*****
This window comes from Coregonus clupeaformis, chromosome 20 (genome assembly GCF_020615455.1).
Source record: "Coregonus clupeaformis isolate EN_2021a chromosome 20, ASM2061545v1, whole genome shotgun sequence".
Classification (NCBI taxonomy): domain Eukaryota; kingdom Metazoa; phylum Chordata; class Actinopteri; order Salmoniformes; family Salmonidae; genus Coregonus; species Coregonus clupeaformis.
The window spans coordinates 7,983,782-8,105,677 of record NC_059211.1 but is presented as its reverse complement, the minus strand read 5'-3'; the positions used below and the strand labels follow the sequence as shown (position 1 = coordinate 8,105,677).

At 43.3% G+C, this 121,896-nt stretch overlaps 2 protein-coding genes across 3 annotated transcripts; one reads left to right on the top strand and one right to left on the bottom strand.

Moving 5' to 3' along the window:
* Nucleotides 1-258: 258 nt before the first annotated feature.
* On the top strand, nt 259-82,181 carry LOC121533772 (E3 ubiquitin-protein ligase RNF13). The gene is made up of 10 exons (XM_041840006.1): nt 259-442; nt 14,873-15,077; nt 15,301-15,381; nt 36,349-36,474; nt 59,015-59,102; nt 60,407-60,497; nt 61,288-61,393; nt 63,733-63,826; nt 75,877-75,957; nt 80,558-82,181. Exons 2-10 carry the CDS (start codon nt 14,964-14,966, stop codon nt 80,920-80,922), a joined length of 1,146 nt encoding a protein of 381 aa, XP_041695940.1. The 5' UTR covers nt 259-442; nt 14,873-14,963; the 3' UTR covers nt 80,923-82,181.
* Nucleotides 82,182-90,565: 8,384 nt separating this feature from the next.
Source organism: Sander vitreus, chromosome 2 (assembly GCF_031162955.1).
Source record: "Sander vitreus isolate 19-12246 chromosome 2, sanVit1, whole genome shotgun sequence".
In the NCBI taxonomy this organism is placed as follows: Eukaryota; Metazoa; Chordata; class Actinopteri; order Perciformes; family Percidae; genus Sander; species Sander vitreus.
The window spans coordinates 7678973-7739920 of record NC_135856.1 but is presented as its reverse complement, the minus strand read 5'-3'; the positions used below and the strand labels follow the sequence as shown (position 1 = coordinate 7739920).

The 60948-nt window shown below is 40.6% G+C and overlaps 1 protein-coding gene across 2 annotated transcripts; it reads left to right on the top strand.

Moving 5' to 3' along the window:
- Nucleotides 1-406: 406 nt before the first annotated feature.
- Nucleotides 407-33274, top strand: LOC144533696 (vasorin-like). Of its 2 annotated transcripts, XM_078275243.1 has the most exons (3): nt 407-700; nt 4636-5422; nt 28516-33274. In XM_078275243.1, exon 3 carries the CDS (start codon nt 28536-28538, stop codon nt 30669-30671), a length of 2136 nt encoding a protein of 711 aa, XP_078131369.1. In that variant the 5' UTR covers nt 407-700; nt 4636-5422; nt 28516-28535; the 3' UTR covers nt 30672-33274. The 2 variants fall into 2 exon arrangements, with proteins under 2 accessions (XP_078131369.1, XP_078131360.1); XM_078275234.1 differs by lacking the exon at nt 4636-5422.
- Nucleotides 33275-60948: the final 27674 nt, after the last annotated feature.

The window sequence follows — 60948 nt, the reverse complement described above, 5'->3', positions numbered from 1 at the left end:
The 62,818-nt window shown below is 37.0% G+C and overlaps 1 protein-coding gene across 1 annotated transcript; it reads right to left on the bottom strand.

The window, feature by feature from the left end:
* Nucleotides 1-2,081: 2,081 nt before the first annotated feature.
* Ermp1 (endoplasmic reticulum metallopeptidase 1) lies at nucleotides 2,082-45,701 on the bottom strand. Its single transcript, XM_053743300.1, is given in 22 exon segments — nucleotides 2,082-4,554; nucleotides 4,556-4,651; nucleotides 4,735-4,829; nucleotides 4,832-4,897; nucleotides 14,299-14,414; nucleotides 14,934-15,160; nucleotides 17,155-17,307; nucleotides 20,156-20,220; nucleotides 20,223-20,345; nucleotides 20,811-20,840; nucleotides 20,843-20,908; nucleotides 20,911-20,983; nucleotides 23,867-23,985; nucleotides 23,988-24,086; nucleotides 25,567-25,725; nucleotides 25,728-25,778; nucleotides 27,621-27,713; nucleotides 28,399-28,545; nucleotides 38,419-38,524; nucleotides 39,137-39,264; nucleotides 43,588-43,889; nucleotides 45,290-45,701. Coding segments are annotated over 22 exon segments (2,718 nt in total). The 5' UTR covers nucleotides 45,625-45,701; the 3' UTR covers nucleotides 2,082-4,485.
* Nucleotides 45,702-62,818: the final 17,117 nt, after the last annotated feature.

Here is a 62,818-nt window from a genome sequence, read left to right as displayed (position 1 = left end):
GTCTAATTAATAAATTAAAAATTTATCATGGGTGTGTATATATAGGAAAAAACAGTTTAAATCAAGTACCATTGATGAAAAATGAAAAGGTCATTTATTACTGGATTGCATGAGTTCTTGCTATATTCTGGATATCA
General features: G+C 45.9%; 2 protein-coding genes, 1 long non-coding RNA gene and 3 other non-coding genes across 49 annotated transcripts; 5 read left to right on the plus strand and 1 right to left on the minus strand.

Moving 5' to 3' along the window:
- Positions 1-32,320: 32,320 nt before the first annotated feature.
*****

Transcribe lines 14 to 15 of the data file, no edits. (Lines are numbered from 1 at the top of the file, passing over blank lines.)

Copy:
The 60948-nt window shown below is 40.6% G+C and overlaps 1 protein-coding gene across 2 annotated transcripts; it reads left to right on the top strand.

Moving 5' to 3' along the window: